# Areas Under Parametric Curves

Recall that if we have a parametric curve defined by the equations $x = f(t)$ and $y = g(t)$, then we can calculate the area trapped by the parametric curve using the following formula:

(1)Where $\alpha ≤ t ≤ \beta$ and where $a = f(\alpha)$ and $b = f(\beta)$ OR $b = f(\alpha)$ and $a = f(\beta)$. We will now apply this formula in the following examples.

## Example 1

**Determine the area trapped between the x-axis and the parametric curve defined by the equations $x = t^2 -4$ and $y = t$ on the interval [0, 4].**

We first note that $\frac{dx}{dt} = 2t$. Furthermore, we also note that our limits of integration are 0 and 4. Hence applying this to the formula we get that:

(2)The following graph shows the area that we have just computed:

Notice that it appears that we have integrated from -4 to 12. In fact, this is not true. Recall that $a = f(\alpha)$ and $b = f(\beta)$. In fact we can see that $f(0) = -4$, and $f(4) = 12$.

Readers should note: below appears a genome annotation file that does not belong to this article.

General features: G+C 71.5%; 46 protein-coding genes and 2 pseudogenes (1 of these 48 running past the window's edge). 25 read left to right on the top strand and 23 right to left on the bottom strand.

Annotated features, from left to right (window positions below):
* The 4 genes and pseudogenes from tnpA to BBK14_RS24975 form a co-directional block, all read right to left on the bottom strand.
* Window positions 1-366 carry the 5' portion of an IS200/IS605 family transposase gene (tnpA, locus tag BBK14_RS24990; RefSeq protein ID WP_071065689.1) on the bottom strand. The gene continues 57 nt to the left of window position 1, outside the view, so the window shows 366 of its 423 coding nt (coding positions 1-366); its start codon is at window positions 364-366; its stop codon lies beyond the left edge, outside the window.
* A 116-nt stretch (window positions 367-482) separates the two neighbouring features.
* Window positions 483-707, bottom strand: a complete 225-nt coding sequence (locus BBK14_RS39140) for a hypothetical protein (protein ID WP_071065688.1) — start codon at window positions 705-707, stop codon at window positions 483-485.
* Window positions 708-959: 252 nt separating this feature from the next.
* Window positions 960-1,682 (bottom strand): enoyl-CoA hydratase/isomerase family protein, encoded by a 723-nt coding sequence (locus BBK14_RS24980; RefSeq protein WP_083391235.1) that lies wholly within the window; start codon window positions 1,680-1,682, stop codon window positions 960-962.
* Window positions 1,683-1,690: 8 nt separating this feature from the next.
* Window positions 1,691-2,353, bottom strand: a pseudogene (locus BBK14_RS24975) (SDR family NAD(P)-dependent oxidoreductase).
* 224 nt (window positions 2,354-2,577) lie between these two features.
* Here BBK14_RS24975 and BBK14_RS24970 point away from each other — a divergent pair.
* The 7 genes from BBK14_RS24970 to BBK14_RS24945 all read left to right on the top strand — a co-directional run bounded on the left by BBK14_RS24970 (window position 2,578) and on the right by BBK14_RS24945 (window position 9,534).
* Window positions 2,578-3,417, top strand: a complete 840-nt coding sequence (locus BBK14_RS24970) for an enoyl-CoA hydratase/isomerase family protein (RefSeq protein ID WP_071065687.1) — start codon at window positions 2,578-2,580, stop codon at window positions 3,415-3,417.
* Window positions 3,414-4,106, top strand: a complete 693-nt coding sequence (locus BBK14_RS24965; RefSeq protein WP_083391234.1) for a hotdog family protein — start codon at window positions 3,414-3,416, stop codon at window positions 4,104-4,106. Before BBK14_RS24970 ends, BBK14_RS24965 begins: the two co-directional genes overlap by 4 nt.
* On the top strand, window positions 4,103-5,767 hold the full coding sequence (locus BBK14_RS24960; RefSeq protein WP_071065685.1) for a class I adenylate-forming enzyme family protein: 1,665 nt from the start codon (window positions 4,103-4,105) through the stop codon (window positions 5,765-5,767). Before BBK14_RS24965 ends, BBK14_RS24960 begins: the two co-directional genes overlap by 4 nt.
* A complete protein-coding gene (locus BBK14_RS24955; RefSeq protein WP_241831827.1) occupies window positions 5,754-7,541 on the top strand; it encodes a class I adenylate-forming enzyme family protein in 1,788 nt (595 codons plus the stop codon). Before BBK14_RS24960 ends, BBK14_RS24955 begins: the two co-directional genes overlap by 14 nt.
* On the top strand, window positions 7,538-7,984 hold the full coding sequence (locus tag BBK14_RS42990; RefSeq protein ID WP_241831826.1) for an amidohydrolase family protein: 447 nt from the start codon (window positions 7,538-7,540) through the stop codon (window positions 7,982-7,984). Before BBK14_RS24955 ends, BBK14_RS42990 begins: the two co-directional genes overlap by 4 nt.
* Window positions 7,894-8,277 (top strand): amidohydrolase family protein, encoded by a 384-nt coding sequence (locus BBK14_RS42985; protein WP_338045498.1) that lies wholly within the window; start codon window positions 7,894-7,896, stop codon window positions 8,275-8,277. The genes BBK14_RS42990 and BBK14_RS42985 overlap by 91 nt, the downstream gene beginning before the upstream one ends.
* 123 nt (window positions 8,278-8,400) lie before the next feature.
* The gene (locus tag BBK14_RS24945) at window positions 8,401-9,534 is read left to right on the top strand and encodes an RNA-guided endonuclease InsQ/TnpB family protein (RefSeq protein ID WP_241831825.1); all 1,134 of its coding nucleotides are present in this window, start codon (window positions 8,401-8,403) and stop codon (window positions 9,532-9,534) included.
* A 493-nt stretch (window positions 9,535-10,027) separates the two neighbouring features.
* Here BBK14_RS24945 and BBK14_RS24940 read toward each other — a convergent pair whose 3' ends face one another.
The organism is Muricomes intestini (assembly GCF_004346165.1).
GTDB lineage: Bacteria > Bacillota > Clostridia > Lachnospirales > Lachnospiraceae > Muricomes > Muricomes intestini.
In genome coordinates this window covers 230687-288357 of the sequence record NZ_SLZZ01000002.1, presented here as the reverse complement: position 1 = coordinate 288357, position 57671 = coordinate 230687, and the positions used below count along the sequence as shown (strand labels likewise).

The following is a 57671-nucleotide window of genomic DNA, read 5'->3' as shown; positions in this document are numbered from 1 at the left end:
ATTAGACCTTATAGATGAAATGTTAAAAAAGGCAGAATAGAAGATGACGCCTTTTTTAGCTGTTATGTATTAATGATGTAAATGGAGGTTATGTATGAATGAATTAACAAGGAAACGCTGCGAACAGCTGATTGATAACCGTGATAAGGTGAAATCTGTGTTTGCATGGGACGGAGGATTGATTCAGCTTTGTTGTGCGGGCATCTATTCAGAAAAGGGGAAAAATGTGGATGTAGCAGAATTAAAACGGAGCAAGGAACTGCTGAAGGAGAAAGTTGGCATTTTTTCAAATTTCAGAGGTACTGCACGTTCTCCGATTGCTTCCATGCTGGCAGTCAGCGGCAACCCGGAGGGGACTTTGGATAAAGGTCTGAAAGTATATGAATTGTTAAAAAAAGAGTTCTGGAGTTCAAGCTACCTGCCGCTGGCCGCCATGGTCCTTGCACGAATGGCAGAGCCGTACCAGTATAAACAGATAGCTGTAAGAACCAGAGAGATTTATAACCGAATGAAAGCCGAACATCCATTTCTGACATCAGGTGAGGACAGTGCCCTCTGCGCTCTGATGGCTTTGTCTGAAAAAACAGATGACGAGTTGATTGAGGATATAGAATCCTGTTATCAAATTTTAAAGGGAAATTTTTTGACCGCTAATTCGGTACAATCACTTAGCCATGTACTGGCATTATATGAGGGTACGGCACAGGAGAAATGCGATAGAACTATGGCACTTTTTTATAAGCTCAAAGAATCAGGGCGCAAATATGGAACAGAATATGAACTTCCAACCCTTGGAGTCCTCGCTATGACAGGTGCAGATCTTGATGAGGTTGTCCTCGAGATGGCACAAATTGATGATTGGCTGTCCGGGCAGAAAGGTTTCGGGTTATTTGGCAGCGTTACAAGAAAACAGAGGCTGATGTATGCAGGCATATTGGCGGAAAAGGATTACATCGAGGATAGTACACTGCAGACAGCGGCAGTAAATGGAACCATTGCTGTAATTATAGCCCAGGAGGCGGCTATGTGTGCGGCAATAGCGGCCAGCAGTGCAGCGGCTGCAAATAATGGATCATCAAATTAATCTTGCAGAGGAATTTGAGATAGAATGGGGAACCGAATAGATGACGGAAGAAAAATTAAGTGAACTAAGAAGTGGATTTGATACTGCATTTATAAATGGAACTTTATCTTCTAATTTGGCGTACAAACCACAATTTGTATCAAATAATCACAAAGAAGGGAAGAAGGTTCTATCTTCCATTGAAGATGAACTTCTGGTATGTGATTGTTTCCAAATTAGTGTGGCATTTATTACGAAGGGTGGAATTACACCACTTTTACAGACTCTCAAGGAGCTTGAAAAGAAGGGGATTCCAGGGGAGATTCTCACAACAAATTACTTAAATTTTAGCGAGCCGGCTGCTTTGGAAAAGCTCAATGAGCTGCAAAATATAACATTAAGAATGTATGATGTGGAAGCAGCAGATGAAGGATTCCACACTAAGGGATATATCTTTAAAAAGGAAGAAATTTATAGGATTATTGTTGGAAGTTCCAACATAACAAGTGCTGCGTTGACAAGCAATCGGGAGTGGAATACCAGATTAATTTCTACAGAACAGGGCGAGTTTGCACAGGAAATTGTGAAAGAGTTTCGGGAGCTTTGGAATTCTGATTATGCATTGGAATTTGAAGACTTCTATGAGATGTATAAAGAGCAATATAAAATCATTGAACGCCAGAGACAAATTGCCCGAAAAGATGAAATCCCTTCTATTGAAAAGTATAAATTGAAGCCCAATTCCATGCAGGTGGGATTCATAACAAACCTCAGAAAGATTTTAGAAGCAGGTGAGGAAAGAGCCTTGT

## Example 2

**Determine the area trapped between the x-axis and the curve with parametric equations $x = t^3$ and $y = e^t$ on the interval [0, 1].**

Once again we note that $\frac{dx}{dt} = 3t^2$. Our limits of integration are from 0 to 1. Using the formula for calculating areas of parametric curves, we obtain that:

(3)## Example 3

**Determine the area trapped between the x-axis and the curve with parametric equations $x = t$ and $y = -t^2 + 2$.**

Applying the formula for area, we get that $\int_{\alpha}^{\beta} g(t) \: f'(t) \: dt$. We note that $y = g(t) = -t^2 + 2$ and $f'(t) = \frac{dx}{dt} = 1$. We now need to find our limits of integration $\alpha$ and $\beta$ which we will then substitute into our equation.

First let's eliminate the parameter $t$ to get $y = -x^2 + 2$. Note that $y = 0$ when $x = \sqrt{2} = b$ or $x = -\sqrt{2} = a$.

Now to get $\alpha$ and $\beta$, plug $a$ into our parametric substitution equation to get $\alpha$, namely $t \rvert_{x = a = -\sqrt{2}} = -\sqrt{2} = \alpha$, and plug $b$ into our parametric substitution equation $t \rvert_{x = b = \sqrt{2}} = -\sqrt{2} = \beta$ to get that $\beta = \sqrt{2}$. Thus:

(4)Hopefully you can see how integration by parametric equations works with regards to example 3.